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Aardvark and people: can a shy species be widely known in a localised area?

dc.contributor.advisorKraai, Manqhai.
dc.contributor.advisorTsvuura, Zivanai.
dc.contributor.authorMakwati, Nolutho.
dc.descriptionMasters Degree. University of KwaZulu-Natal, Pietermaritzburg.en_US
dc.description.abstractThe increase in human populations has led to humans sharing space with wild animals even in the natural habitats of the animals. Conflicts may arise when people and wildlife attempt to fulfill their needs which can be detrimental to one or both parties, and this type of conflict is called human-wildlife conflict (HWC). The human needs include people hunting wild animals for consumption of the animal and trading in animal body parts.Hunting is one of the factors that decreases populations of numerous animal species, and it occurs in many parts of the world e.g. in Africa, Asia and South America, where it contributes to extinction of species. The conservation and management of burrowing animals is a major challenge due to their elusive and nocturnal behaviour. The aardvark is an African medium-sized, burrowing mammal whose conservation status has not been updated recently due to the difficulties associated with studying nocturnal animals. Aardvarks may play a significant ecological role in the ecosystems in which they occur, such as by changing the landscape through their digging activities, or through affecting the dispersal of seeds. Therefore, the aim of this study was to explore the influence of humans on population trends and activity patterns of aardvarks outside protected areas, and to determine people’s perceptions about the animal. The study was conducted in Ncunjane village in Msinga Local Municipality, KwaZulu-Natal Province of South Africa. To understand people’s perceptions about aardvark in their community, I used a semistructured questionnaire survey. I asked personal information of the participants (sex, level of education and age), and questions related to people’s perceptions about the aardvark, such as people’s knowledge, myths, and their uses of the animal or its body parts. To determine activity patterns of the animal, I focused on aardvark foraging activities in a semi- arid savanna ecosystem that is also used as a communal rangeland over eight months between 2020 and 2021. I measured and quantified aardvark foraging holes using 53 50 m × 10 m transects where there was evidence of aardvark activity. In addition, I quantified aardvark burrowing of dens in the dry, wet and early dry seasons using walking transects guided by a research assistant who knows the area. I found that people have different perspectives about aardvark with the majority (78%) of respondents having strongly positive perceptions. The positive perceptions arise from aardvark not causing physical harm to people, and fleeing away upon sighting people. I found that aardvarks were mainly hunted for meat while some animal body parts were sold to traditional healers for traditional medicine. All seasons consisted of a greater number (> 51%) of old than new and very old foraging holes.The surface area of new, old, very old holes differed significantly with season (P < 0.0001) and the depth of new, old and very old holes also varied with season (P < 0.0001). In addition, the contents of foraging holes varied with age of the hole and season in that new holes lacked evidence of plant life across seasons. Aardvark dens were used by other animals such as spiders, wild cats, Cape porcupines and snakes. Hence, an increase in aardvark holes can be associated with significant landscape heterogeneity for vegetation and animal life. Aardvarks in Ncunjane fed close to their dens presumablyto mitigate against human predation through hunting threats, which may directly affect the extent of aardvark digging activities. These results show that aardvarks may be categorised as ecosystem engineers as the burrows provide shelter for other animals, also, their effects on other animals are disproportionate to their abundance. These results highlight that aardvarks are threatened by human uses and may decline in abundance in the area. Finally, aardvarks remain poorly studied in landscapes shared with humans. Further studies to assess aardvark numbers in human-dominated landscapes are required which can raise awareness and play a significant role in conservation of aardvarks.en_US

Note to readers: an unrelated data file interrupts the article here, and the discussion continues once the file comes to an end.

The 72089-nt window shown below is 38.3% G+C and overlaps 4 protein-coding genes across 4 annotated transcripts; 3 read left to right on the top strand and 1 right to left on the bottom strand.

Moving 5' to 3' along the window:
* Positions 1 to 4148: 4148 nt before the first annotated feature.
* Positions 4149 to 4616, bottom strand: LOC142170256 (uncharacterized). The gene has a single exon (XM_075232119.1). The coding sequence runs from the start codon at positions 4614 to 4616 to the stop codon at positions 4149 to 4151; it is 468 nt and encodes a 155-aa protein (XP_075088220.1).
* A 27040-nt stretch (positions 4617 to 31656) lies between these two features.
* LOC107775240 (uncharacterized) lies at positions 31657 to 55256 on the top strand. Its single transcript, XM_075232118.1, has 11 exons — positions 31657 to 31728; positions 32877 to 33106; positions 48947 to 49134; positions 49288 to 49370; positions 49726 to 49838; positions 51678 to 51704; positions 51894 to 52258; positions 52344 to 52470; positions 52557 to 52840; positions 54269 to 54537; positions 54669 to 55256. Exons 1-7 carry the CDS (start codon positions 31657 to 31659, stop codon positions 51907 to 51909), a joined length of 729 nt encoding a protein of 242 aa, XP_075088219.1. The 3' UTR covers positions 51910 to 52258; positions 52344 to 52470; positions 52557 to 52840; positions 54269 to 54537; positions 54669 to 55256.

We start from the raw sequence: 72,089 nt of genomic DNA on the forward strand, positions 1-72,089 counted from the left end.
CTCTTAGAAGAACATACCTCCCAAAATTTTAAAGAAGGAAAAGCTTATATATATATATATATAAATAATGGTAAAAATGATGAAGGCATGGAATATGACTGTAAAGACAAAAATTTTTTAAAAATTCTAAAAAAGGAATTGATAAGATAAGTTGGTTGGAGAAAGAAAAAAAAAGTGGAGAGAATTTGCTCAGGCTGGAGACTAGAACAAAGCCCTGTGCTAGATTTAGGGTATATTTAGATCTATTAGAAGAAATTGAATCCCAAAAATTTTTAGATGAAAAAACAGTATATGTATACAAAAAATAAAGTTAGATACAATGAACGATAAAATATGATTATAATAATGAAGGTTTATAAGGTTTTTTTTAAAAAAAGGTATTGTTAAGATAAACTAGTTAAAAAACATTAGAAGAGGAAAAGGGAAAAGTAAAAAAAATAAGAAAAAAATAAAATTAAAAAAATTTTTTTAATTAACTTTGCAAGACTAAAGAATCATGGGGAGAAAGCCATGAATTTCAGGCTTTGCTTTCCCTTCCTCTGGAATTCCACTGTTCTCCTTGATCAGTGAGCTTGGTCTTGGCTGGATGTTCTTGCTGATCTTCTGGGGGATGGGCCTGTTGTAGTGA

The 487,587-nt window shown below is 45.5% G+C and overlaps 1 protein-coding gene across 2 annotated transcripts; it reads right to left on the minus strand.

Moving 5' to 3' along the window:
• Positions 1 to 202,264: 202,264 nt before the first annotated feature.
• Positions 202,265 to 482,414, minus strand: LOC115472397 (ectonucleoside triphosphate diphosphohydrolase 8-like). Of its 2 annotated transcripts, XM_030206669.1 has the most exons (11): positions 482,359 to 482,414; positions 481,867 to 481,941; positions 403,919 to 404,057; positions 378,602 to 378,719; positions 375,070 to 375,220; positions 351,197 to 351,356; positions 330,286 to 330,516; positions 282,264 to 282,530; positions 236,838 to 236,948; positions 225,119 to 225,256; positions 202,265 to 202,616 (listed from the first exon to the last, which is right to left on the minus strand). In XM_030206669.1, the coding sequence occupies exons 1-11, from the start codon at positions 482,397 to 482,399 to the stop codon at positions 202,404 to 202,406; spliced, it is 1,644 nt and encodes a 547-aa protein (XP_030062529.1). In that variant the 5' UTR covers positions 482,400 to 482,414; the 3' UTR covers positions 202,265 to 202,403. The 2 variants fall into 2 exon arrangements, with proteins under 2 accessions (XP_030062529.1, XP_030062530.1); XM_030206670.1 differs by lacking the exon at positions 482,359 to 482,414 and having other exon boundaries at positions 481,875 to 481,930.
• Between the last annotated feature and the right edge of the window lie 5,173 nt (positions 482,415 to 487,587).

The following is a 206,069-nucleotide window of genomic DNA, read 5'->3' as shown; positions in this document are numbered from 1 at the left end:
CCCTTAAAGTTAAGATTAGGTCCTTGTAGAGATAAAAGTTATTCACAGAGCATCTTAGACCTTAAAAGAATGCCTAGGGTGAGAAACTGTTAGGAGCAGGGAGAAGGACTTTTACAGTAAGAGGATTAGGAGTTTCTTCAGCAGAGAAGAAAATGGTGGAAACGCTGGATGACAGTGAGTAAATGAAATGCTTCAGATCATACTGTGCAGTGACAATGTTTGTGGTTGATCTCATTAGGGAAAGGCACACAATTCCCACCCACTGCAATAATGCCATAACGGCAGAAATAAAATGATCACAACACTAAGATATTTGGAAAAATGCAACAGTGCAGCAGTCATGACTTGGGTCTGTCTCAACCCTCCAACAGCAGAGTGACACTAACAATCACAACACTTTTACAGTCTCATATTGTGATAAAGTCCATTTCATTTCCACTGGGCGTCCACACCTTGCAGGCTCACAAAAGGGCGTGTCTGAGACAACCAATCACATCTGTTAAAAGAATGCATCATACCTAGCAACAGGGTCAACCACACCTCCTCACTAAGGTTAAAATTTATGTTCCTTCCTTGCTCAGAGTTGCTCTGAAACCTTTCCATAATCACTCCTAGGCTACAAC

dc.subject.otherHuman-wildlife conflict.en_US
dc.subject.otherSemi-arid savanna ecosystem.en_US
dc.titleAardvark and people: can a shy species be widely known in a localised area?en_US


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